A Walesi Bárdok: The Bards of Wales
One of the best-known literary connections between Britain and Hungary comes in the shape of an epic ballad written in the mid-nineteenth century by the poet János Arany, who was a contemporary of Sándor Petőfi, the national poet of Hungary, who was killed in the Hungarian War of Independence of 1848-49. Arany was, indeed, a close friend of Petőfi, and his death in exile in Russia had a profound effect on Arany, as did the entire events of 1848-49. He later wrote a parabolic poem, Walesi Bárdok, about the Plantagenet King Edward’s crushing of Welsh Independence and his legendary mass murder of the country’s bards. It’s publication coincided with the visit of the Hapsburg Emperor Franz Joseph to Hungary, at a time when there was a sense of Austrian oppression among many Hungarians, and suppression of dissent. It was not safe for poets to write openly of their hatred of the Empire, so Arany used his knowledge of British history and literature to compose a masterly yet thinly-veiled attack on the Hapsburg monarchy, leaving his Hungarian readers in little doubt as to whom his scorn was directed.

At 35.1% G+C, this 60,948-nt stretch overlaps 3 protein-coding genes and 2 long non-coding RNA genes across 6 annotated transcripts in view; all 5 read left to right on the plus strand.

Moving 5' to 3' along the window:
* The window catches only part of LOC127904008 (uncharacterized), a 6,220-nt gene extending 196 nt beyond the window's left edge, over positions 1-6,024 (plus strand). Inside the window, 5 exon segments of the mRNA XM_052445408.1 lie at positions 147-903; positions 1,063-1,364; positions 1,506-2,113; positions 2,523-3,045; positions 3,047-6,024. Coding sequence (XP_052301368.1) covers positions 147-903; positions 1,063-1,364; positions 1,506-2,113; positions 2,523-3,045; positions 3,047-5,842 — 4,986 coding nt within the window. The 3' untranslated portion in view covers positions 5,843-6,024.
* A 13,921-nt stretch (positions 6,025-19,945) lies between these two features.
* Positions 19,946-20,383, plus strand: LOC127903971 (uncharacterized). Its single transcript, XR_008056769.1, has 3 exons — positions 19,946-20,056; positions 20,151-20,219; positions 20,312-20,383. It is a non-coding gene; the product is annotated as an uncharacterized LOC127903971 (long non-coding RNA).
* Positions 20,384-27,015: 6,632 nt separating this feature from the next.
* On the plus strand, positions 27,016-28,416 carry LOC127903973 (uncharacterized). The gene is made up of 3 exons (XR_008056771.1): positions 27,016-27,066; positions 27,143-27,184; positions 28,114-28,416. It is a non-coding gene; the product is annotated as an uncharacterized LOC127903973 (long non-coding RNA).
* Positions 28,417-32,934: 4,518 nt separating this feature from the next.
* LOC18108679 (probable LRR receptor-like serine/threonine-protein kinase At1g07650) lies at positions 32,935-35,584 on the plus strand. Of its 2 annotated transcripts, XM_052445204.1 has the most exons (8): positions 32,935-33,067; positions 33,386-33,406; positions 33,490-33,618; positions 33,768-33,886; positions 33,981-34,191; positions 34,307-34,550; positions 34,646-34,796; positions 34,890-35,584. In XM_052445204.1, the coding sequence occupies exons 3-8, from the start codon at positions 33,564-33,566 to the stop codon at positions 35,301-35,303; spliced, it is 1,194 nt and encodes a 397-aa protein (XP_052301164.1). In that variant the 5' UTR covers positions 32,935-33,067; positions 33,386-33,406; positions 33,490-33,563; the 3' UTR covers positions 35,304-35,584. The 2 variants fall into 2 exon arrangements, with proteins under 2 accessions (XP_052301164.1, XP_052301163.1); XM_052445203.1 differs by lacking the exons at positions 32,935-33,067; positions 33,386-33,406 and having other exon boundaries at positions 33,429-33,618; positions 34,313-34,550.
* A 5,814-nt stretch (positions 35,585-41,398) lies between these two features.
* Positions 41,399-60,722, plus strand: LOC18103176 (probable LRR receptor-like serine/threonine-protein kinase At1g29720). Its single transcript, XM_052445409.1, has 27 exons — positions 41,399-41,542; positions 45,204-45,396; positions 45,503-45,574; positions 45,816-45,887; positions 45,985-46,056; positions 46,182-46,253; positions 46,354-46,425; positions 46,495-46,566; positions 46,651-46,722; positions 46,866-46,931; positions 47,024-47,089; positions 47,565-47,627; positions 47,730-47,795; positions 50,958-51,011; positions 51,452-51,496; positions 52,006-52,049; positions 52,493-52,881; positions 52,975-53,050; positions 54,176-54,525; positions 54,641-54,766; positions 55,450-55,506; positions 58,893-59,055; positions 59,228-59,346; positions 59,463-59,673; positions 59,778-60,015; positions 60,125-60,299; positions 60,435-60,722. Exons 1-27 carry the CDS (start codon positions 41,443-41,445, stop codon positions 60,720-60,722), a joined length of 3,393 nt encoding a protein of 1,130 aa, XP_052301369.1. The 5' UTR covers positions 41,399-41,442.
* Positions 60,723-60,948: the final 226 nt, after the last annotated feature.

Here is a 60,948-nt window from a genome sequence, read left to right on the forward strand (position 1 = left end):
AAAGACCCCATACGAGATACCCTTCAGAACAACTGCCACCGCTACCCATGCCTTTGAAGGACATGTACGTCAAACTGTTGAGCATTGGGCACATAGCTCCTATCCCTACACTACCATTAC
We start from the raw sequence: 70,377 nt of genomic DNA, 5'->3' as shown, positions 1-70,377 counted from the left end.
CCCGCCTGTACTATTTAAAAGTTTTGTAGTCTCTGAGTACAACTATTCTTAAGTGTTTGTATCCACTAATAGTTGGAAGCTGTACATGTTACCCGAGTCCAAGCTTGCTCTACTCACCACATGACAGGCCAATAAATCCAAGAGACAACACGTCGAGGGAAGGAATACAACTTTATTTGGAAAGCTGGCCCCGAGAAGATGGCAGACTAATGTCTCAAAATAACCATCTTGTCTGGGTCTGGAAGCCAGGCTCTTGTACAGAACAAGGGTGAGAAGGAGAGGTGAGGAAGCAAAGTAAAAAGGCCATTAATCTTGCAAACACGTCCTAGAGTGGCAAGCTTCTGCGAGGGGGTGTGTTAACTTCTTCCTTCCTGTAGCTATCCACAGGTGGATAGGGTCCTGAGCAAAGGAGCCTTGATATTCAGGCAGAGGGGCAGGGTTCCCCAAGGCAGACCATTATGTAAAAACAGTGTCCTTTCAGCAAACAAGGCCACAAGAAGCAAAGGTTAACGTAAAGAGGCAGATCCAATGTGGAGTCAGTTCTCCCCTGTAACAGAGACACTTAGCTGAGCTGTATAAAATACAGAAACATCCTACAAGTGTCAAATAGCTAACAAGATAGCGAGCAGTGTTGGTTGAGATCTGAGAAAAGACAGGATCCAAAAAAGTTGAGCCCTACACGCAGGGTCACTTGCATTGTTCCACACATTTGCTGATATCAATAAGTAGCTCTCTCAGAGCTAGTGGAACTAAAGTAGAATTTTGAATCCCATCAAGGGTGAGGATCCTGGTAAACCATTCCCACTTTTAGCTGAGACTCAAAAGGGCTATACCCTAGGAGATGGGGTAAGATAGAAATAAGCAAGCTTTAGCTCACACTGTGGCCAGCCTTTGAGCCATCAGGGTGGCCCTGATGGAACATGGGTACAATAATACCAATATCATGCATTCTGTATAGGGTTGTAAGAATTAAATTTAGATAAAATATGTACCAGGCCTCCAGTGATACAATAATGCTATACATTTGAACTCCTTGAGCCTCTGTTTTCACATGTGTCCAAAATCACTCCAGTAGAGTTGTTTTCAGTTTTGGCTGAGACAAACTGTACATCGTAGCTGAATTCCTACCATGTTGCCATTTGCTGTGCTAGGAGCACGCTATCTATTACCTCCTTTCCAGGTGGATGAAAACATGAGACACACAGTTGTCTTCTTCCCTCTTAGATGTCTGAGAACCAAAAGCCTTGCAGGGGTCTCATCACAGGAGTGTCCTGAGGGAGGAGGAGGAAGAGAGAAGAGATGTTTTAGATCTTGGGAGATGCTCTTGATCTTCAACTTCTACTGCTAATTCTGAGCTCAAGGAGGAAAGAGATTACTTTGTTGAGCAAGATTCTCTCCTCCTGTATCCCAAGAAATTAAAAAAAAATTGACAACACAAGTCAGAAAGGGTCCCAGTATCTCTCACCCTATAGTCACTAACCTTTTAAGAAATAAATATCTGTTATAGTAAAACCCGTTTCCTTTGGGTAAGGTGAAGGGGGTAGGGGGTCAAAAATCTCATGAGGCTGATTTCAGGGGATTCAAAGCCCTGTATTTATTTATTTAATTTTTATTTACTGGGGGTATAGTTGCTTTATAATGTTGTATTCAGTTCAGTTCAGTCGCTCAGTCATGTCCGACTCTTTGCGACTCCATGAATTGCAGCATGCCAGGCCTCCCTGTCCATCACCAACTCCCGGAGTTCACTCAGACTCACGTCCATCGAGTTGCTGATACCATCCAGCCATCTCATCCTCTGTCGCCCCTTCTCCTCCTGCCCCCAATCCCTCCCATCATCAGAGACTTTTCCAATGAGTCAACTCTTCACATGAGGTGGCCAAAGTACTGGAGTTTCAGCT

Appropriately, János Arany was born on the day after St David’s Day, the festival of the patron saint of Wales, on 2 March, 1817, in Nagyszalonta, Bihár County, then in Royal Hungary, but now part of Romania. He was the youngest of ten children, only two of whom lived beyond childhood. At the time of his birth, his older sister Sára was already married and his parents, György Arany and Sára Megyeri, were 60 and 44 years old, respectively. János Arany learned to read and write early on, and was reported to read anything he could find, both in Hungarian and in Latin. Since his parents needed support early in Arany’s life, he began working at the age of 14 as an associate teacher.
From 1833 he attended the Reformed Church College of Debrecen where he studied German and French, though he quickly became tired of scholarly life, and temporarily joined an acting troupe. Later on, he worked in Nagyszalonta, Debrecen, and Budapest as teacher, newspaper editor, and in various clerical positions.
In 1840 he married Julianna Ercsey (1816–1885). They had two children, Julianna, whose early death by pneumonia devastated the poet, and Lászlo who also became a poet and a collector of Hungarian folklore..
In 1845, he won the competition of the Kisfaludy Társaság (a literary society) with his writing, “Az elveszett alkotmány” (“The lost constitution” in English).